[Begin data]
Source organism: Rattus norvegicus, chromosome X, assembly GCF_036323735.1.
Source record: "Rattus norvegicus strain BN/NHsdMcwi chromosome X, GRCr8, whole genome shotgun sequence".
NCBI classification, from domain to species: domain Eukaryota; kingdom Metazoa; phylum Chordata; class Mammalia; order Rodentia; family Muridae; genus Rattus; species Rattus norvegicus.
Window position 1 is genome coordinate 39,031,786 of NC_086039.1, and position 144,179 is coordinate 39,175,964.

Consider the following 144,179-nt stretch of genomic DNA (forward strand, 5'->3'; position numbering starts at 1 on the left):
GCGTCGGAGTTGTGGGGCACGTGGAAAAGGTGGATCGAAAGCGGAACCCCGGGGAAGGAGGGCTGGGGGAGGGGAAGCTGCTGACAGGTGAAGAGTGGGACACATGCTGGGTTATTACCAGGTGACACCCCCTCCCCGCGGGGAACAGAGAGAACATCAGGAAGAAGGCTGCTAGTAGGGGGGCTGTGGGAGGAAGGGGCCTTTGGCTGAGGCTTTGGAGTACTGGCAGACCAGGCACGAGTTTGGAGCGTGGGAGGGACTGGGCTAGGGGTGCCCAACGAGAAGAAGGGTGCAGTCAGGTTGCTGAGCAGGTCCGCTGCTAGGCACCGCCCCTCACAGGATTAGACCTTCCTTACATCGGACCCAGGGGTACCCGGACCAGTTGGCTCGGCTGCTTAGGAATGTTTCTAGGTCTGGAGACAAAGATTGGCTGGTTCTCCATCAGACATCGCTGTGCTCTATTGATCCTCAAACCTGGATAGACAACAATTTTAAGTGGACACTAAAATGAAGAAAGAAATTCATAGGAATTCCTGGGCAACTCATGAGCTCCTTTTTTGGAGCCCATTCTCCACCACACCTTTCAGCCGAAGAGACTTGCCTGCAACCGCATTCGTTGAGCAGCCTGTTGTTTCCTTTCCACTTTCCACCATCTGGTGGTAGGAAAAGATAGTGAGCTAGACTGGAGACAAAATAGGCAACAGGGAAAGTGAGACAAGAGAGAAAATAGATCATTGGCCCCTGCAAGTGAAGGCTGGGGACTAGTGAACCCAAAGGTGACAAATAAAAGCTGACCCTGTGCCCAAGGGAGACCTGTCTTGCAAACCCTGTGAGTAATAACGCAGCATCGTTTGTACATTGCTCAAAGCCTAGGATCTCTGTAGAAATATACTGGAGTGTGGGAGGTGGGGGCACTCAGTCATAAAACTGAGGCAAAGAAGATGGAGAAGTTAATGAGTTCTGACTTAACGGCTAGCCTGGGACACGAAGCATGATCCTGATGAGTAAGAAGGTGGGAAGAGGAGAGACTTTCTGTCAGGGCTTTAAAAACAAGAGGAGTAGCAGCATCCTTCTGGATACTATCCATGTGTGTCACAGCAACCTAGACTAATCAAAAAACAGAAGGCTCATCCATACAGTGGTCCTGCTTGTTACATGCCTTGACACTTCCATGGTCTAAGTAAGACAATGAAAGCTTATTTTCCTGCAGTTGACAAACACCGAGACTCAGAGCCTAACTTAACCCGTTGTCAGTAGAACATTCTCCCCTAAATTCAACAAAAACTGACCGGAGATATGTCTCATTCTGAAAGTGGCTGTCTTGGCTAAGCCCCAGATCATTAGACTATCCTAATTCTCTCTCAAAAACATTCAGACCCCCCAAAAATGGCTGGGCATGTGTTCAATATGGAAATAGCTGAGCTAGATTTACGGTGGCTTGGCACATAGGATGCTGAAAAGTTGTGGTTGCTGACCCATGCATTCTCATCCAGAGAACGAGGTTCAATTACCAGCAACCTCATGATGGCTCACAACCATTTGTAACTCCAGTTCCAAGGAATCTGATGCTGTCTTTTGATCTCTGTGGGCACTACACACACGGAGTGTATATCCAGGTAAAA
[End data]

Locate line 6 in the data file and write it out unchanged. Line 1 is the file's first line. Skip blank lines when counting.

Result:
GCGTCGGAGTTGTGGGGCACGTGGAAAAGGTGGATCGAAAGCGGAACCCCGGGGAAGGAGGGCTGGGGGAGGGGAAGCTGCTGACAGGTGAAGAGTGGGACACATGCTGGGTTATTACCAGGTGACACCCCCTCCCCGCGGGGAACAGAGAGAACATCAGGAAGAAGGCTGCTAGTAGGGGGGCTGTGGGAGGAAGGGGCCTTTGGCTGAGGCTTTGGAGTACTGGCAGACCAGGCACGAGTTTGGAGCGTGGGAGGGACTGGGCTAGGGGTGCCCAACGAGAAGAAGGGTGCAGTCAGGTTGCTGAGCAGGTCCGCTGCTAGGCACCGCCCCTCACAGGATTAGACCTTCCTTACATCGGACCCAGGGGTACCCGGACCAGTTGGCTCGGCTGCTTAGGAATGTTTCTAGGTCTGGAGACAAAGATTGGCTGGTTCTCCATCAGACATCGCTGTGCTCTATTGATCCTCAAACCTGGATAGACAACAATTTTAAGTGGACACTAAAATGAAGAAAGAAATTCATAGGAATTCCTGGGCAACTCATGAGCTCCTTTTTTGGAGCCCATTCTCCACCACACCTTTCAGCCGAAGAGACTTGCCTGCAACCGCATTCGTTGAGCAGCCTGTTGTTTCCTTTCCACTTTCCACCATCTGGTGGTAGGAAAAGATAGTGAGCTAGACTGGAGACAAAATAGGCAACAGGGAAAGTGAGACAAGAGAGAAAATAGATCATTGGCCCCTGCAAGTGAAGGCTGGGGACTAGTGAACCCAAAGGTGACAAATAAAAGCTGACCCTGTGCCCAAGGGAGACCTGTCTTGCAAACCCTGTGAGTAATAACGCAGCATCGTTTGTACATTGCTCAAAGCCTAGGATCTCTGTAGAAATATACTGGAGTGTGGGAGGTGGGGGCACTCAGTCATAAAACTGAGGCAAAGAAGATGGAGAAGTTAATGAGTTCTGACTTAACGGCTAGCCTGGGACACGAAGCATGATCCTGATGAGTAAGAAGGTGGGAAGAGGAGAGACTTTCTGTCAGGGCTTTAAAAACAAGAGGAGTAGCAGCATCCTTCTGGATACTATCCATGTGTGTCACAGCAACCTAGACTAATCAAAAAACAGAAGGCTCATCCATACAGTGGTCCTGCTTGTTACATGCCTTGACACTTCCATGGTCTAAGTAAGACAATGAAAGCTTATTTTCCTGCAGTTGACAAACACCGAGACTCAGAGCCTAACTTAACCCGTTGTCAGTAGAACATTCTCCCCTAAATTCAACAAAAACTGACCGGAGATATGTCTCATTCTGAAAGTGGCTGTCTTGGCTAAGCCCCAGATCATTAGACTATCCTAATTCTCTCTCAAAAACATTCAGACCCCCCAAAAATGGCTGGGCATGTGTTCAATATGGAAATAGCTGAGCTAGATTTACGGTGGCTTGGCACATAGGATGCTGAAAAGTTGTGGTTGCTGACCCATGCATTCTCATCCAGAGAACGAGGTTCAATTACCAGCAACCTCATGATGGCTCACAACCATTTGTAACTCCAGTTCCAAGGAATCTGATGCTGTCTTTTGATCTCTGTGGGCACTACACACACGGAGTGTATATCCAGGTAAAA